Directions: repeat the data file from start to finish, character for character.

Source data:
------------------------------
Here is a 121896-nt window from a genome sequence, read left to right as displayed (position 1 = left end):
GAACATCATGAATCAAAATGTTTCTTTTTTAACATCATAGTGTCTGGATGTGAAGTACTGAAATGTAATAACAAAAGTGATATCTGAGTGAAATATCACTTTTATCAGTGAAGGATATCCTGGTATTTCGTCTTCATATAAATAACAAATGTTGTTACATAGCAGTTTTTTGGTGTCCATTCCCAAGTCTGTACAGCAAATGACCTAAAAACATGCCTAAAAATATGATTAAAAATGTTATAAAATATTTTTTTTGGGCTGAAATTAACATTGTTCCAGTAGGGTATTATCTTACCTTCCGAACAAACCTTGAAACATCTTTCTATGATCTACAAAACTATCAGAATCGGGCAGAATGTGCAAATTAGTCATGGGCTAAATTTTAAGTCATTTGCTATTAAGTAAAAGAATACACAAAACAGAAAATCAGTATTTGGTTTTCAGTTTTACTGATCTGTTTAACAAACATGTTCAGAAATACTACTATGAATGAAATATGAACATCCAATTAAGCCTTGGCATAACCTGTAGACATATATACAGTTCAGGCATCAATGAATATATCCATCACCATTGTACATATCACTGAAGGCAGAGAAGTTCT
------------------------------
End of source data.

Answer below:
Here is a 121896-nt window from a genome sequence, read left to right as displayed (position 1 = left end):
GAACATCATGAATCAAAATGTTTCTTTTTTAACATCATAGTGTCTGGATGTGAAGTACTGAAATGTAATAACAAAAGTGATATCTGAGTGAAATATCACTTTTATCAGTGAAGGATATCCTGGTATTTCGTCTTCATATAAATAACAAATGTTGTTACATAGCAGTTTTTTGGTGTCCATTCCCAAGTCTGTACAGCAAATGACCTAAAAACATGCCTAAAAATATGATTAAAAATGTTATAAAATATTTTTTTTGGGCTGAAATTAACATTGTTCCAGTAGGGTATTATCTTACCTTCCGAACAAACCTTGAAACATCTTTCTATGATCTACAAAACTATCAGAATCGGGCAGAATGTGCAAATTAGTCATGGGCTAAATTTTAAGTCATTTGCTATTAAGTAAAAGAATACACAAAACAGAAAATCAGTATTTGGTTTTCAGTTTTACTGATCTGTTTAACAAACATGTTCAGAAATACTACTATGAATGAAATATGAACATCCAATTAAGCCTTGGCATAACCTGTAGACATATATACAGTTCAGGCATCAATGAATATATCCATCACCATTGTACATATCACTGAAGGCAGAGAAGTTCT